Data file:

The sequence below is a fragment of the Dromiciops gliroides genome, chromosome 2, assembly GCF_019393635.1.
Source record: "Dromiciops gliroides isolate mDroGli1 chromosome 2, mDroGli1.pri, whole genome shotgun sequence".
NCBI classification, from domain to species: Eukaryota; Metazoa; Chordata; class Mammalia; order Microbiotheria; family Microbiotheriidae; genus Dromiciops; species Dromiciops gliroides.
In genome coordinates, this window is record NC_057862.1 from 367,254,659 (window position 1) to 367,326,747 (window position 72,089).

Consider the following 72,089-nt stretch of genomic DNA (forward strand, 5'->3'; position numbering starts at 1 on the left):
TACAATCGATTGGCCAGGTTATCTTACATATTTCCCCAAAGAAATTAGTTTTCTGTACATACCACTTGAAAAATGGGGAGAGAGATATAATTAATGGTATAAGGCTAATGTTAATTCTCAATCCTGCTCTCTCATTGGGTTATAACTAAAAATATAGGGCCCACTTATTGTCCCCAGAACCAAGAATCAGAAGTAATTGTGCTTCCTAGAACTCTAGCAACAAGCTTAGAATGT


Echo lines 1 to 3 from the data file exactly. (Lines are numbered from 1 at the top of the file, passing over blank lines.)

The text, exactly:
The sequence below is a fragment of the Dromiciops gliroides genome, chromosome 2, assembly GCF_019393635.1.
Source record: "Dromiciops gliroides isolate mDroGli1 chromosome 2, mDroGli1.pri, whole genome shotgun sequence".
NCBI classification, from domain to species: Eukaryota; Metazoa; Chordata; class Mammalia; order Microbiotheria; family Microbiotheriidae; genus Dromiciops; species Dromiciops gliroides.